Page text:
WHY DON’T KOREANS MAKE EYE CONTACT?
Making eye contact is probably the most important interpersonal etiquette in Western culture, as it is a symbol of mutual respect and a way to build trust between each other. For that reason, deliberately looking away or avoiding eye contact is considered rude and inappropriate, and could lead the other person to thinking that you are not interested or being disingenuous.
Meanwhile in Korea, making direct eye contact can be received differently. Especially when a situation involves an older person and a younger person, the younger person tends to avoid direct eye contact as it can be interpreted as being hostile or defiant, thus lack of respect. This is especially true when an older/higher rank person (e.g., a teacher) is scolding a younger/lower rank person (e.g., a student). If you look directly in the eye while getting scolded, you can expect to hear, “How dare you look me in the eye while I’m talking to you?”- while the exact opposite is true in the West. Not surprising that it’s the most discussed topic among English teachers from the West teaching in Korea (i.e., “My students keep ignoring me when I scold them!”).
You can see these two cultures collide when drinking. Watch carefully – you will notice that people from the West try to make eye contact while clinking glasses (e.g., in Germany, breaking eye contact while raising your glass for a toast is believed to bring seven years of bad luck, and in Denmark maintaining eye contact is considered a courtesy to your host) while Korean people focus on the glass.
RELATED : Don’t use one hand when you’re drinking with an older person, and TURN your body AWAY! WHERE to look then? WHO should drink first? Can I pour my own drink? HOW to refuse a drink from an older person? Learn the Korean drinking etiquette!
WHY DOES A WILD ELDER ASK – “AIN’T YOU GOT NO PARENTS?”
“Ain’t you got no parents?” It’s a cliché expression used by angry elders when giving a lesson to an ill-mannered youngster. As with any other idiomatic expressions, don’t take it at face value – they are not interested in knowing whether you have parents or how they are doing. Rather, it’s a euphemism for “You’re one rude son-of-a…” because Koreans believe that proper character education starts at home under parents’ supervision, so being unmannerly, especially to the elders, completely defies the Korean yugyo principles valuing respect for the elders. Hence the question asks whether or not one had the opportunity to learn all that through proper upbringing.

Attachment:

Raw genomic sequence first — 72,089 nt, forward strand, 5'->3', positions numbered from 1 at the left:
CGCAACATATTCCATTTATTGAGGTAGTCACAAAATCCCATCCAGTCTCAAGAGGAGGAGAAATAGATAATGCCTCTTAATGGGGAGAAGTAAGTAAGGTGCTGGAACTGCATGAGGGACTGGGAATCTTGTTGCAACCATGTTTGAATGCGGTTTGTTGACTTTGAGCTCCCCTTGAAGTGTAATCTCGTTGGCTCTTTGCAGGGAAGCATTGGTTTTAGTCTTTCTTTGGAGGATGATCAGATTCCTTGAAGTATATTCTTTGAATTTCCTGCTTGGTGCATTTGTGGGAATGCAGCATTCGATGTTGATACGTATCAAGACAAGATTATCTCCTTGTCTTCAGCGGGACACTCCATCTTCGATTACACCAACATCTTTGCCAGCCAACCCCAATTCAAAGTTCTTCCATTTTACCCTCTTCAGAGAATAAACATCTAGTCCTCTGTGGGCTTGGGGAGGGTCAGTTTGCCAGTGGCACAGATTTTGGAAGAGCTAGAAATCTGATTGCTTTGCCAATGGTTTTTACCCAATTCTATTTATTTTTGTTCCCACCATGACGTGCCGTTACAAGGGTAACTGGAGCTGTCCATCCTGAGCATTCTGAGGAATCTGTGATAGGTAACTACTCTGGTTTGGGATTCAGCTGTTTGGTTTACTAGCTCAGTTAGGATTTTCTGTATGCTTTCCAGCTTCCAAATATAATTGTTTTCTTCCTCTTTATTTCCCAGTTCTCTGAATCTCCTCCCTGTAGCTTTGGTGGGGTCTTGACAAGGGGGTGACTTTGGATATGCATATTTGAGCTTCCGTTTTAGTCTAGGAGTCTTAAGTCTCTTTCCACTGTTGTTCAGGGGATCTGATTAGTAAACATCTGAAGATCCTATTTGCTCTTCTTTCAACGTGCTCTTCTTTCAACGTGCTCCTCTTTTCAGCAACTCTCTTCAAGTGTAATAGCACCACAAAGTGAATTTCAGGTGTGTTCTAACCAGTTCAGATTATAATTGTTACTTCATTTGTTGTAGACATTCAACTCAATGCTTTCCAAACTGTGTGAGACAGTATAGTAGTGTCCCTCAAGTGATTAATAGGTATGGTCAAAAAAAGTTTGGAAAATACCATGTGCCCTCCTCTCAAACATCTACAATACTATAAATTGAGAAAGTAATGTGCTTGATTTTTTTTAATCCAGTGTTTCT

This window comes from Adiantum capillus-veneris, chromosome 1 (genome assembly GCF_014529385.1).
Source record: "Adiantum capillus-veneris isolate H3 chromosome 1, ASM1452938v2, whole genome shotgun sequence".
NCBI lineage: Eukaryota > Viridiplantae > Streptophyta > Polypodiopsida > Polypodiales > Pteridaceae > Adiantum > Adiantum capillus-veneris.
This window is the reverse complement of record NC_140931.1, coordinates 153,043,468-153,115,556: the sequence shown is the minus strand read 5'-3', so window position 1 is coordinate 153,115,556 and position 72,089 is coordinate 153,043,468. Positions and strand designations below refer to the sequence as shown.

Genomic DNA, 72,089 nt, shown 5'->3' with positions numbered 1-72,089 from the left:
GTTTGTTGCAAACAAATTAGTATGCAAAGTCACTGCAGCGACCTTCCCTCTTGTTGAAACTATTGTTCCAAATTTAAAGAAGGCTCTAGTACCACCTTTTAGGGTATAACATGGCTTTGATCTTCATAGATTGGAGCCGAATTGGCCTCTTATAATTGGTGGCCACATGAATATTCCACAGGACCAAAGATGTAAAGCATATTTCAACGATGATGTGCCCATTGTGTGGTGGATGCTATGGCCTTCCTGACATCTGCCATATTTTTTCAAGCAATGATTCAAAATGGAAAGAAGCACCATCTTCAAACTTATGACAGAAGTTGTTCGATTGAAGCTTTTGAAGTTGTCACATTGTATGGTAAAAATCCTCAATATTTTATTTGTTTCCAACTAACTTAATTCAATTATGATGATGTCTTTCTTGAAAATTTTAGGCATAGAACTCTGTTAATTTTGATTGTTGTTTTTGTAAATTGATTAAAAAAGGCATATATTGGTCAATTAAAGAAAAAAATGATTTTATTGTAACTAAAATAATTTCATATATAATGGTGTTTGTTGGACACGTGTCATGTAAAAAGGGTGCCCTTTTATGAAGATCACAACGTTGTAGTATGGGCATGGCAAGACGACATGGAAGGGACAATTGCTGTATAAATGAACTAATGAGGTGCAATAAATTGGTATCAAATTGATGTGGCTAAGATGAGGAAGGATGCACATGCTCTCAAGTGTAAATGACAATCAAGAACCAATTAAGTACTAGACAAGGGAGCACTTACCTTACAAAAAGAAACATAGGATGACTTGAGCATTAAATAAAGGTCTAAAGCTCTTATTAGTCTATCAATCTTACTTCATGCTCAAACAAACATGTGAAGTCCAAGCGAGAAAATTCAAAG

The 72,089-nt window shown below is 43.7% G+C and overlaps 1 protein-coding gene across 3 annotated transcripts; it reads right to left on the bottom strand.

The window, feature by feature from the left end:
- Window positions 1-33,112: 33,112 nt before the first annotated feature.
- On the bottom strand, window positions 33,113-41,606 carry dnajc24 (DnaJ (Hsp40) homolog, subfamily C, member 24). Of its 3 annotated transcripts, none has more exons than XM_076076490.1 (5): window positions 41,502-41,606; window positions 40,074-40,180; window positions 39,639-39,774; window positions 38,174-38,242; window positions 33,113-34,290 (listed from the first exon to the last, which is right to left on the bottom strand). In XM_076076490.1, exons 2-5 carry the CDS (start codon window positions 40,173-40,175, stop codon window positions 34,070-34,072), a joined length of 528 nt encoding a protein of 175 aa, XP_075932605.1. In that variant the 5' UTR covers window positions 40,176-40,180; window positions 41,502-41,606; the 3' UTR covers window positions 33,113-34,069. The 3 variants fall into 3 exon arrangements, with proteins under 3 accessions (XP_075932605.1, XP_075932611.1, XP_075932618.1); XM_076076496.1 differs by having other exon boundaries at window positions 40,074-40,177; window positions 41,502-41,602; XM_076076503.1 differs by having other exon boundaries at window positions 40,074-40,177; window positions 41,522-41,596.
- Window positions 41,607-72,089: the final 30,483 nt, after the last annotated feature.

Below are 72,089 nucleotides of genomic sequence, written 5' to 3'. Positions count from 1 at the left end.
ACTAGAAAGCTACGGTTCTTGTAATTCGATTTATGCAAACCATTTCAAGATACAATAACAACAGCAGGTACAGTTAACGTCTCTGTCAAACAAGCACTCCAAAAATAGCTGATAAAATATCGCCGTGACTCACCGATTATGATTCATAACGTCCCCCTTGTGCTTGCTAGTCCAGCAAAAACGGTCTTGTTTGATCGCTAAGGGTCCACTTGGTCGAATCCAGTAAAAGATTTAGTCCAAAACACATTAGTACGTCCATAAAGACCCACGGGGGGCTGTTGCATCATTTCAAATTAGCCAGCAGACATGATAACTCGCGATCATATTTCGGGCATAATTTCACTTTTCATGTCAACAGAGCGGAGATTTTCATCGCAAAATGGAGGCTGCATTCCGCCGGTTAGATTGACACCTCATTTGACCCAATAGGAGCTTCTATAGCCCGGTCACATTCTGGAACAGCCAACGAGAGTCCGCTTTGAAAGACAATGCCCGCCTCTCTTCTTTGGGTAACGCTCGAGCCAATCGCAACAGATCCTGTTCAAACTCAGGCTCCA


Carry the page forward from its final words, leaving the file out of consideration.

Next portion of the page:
WHY IS SMOKING IN FRONT OF AN OLDER PERSON / HIGHER RANK FROWNED UPON?
Before the late 17th century Joseon Dynasty, everyone was free to smoke without any restrictions. But as the society became more patriarchal and hierarchical, the need to discriminate the act of smoking between classes arose. The aristocrats wanted to clarify their status by using a long smoking pipe because that meant you had a servant to light it. As a result, very long smoking pipes, as long as 3 meters (10 ft), became popular. Also, they made them out of precious materials and put colorful decorations on it. But these were not enough, and it led to the imposition of strict rules and customs that defined the distinctions between classes, so they could maintain their status system and patriarchal authority. Some of them are: “You can’t smoke in front of your father or older brother, not to mention the elders.” “It’s rude to have your tobacco pipe in front of you when you meet your elders on the street, so you must immediately hide it behind your back.” “A woman shouldn’t smoke in front of a man.” “A commoner can’t smoke in front of a nobleman.” While they were not legally stipulated, they have been passed down by social conventions, and they are instilled in the minds of the Korean people.
WHY ARE FEMALE SMOKERS FROWNED UPON?
Also, female smoking, especially in public places, has a social stigma attached to it and is often frowned upon even today. Continuing from the previous story, everyone was free to smoke regardless of status and gender at the beginning, but as society became more patriarchal and hierarchical, the noble class started viewing female smoking as something vulgar, which should be reserved only for the low-class commoners. By the time this stigma nestled down, the country was going through the modernization phase which brought the collapse of the class system. Consequently, female smoking disappeared dramatically because doing so would voluntarily signify that you come from the lower class. And this old idea is why some old Korean grandpas and grandmas go off on female smokers smoking on the street, saying, “Only the low-class commoner girls smoke!”